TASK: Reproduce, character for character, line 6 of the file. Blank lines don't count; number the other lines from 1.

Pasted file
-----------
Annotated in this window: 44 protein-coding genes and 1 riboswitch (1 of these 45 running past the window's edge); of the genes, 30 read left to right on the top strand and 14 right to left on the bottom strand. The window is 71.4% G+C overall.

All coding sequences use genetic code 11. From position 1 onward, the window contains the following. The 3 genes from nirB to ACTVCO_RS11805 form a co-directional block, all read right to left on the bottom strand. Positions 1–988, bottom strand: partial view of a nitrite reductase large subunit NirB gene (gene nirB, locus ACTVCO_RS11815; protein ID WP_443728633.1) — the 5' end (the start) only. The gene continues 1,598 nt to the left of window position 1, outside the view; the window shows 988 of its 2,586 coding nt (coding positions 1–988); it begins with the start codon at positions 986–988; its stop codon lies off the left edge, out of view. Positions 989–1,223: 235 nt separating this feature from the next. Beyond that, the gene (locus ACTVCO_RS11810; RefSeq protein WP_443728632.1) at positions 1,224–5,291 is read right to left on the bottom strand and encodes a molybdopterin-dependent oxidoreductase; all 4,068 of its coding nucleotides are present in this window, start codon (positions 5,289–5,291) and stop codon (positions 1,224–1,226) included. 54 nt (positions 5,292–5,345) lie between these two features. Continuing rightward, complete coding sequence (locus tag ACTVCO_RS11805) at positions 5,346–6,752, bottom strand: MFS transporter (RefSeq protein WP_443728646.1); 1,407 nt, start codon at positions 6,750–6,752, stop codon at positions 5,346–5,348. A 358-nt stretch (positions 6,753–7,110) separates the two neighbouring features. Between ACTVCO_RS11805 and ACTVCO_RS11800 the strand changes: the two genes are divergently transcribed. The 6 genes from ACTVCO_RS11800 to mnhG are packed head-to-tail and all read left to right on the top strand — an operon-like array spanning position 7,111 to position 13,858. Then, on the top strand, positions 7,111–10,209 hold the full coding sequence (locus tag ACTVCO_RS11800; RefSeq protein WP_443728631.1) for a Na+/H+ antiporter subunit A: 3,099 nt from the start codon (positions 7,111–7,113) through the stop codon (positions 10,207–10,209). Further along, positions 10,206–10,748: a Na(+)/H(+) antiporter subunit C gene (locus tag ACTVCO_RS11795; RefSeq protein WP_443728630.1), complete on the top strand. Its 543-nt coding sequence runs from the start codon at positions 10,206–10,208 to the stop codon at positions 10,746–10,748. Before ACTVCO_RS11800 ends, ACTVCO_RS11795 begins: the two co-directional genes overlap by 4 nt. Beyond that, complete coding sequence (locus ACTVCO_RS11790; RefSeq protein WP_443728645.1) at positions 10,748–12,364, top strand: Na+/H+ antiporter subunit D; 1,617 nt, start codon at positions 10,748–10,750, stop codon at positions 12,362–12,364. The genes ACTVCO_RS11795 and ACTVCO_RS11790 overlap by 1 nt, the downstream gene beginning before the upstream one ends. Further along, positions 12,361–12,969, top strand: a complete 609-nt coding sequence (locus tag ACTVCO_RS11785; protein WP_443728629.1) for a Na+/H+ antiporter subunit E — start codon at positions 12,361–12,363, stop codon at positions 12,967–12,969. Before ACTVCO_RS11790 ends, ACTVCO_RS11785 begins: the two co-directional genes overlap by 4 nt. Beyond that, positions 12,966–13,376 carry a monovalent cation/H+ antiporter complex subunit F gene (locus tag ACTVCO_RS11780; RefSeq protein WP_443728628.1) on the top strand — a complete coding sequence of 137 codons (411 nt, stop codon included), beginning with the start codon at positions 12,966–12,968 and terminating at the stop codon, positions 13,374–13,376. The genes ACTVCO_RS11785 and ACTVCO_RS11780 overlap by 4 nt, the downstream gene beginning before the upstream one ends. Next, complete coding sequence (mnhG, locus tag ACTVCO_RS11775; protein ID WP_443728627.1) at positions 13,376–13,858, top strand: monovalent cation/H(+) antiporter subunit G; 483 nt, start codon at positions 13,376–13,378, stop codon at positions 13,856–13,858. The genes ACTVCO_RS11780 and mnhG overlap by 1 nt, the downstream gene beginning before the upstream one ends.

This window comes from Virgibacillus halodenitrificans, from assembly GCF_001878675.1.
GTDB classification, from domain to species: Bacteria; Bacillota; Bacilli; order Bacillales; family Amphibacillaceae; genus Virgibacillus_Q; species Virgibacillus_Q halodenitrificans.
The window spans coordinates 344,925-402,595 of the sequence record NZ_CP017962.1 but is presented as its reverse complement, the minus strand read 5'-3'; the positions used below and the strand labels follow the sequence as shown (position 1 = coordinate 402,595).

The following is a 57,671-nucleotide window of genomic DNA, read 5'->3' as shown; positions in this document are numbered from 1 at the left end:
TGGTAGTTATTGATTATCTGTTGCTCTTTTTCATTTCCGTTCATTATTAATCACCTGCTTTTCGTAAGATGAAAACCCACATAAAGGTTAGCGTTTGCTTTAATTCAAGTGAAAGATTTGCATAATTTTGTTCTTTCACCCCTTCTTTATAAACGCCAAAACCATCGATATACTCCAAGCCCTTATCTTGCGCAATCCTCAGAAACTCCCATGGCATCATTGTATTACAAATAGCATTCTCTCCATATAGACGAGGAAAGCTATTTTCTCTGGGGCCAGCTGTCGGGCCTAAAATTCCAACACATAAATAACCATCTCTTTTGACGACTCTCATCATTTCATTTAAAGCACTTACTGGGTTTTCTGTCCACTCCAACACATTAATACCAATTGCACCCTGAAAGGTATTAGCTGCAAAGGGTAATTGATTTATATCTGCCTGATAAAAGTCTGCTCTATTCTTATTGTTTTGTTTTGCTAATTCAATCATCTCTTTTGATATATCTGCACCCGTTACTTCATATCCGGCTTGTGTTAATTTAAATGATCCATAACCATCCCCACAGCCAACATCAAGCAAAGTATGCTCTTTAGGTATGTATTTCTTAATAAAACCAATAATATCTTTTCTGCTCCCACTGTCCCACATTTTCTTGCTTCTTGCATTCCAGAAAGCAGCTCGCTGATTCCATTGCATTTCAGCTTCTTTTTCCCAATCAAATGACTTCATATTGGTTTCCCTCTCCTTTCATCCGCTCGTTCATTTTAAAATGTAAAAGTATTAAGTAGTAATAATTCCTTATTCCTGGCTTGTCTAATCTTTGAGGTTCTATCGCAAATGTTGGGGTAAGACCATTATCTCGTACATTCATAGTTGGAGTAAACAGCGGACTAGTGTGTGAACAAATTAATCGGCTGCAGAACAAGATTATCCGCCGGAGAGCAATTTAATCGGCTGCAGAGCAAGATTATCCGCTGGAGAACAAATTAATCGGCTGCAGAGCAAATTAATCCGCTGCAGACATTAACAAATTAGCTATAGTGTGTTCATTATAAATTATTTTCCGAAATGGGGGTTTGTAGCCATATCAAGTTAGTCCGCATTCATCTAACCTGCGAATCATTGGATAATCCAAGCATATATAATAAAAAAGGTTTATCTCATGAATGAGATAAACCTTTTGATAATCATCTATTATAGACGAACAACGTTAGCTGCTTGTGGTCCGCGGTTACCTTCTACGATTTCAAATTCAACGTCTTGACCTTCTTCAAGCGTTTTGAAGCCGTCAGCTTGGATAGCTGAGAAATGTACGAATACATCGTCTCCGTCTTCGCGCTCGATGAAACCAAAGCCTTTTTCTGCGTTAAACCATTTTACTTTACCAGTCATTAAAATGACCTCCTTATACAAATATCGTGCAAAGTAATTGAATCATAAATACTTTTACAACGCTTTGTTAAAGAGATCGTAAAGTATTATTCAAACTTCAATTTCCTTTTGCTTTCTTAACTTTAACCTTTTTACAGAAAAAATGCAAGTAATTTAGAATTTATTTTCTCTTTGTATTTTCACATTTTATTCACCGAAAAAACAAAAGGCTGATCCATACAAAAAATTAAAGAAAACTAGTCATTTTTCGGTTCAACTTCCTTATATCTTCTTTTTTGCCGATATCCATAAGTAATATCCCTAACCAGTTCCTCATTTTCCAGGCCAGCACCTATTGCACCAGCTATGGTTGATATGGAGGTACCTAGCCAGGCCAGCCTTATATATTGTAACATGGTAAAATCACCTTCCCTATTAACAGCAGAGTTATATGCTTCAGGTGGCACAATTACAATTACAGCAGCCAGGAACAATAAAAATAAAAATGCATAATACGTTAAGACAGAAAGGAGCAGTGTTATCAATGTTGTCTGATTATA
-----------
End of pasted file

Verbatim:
The following is a 57,671-nucleotide window of genomic DNA, read 5'->3' as shown; positions in this document are numbered from 1 at the left end: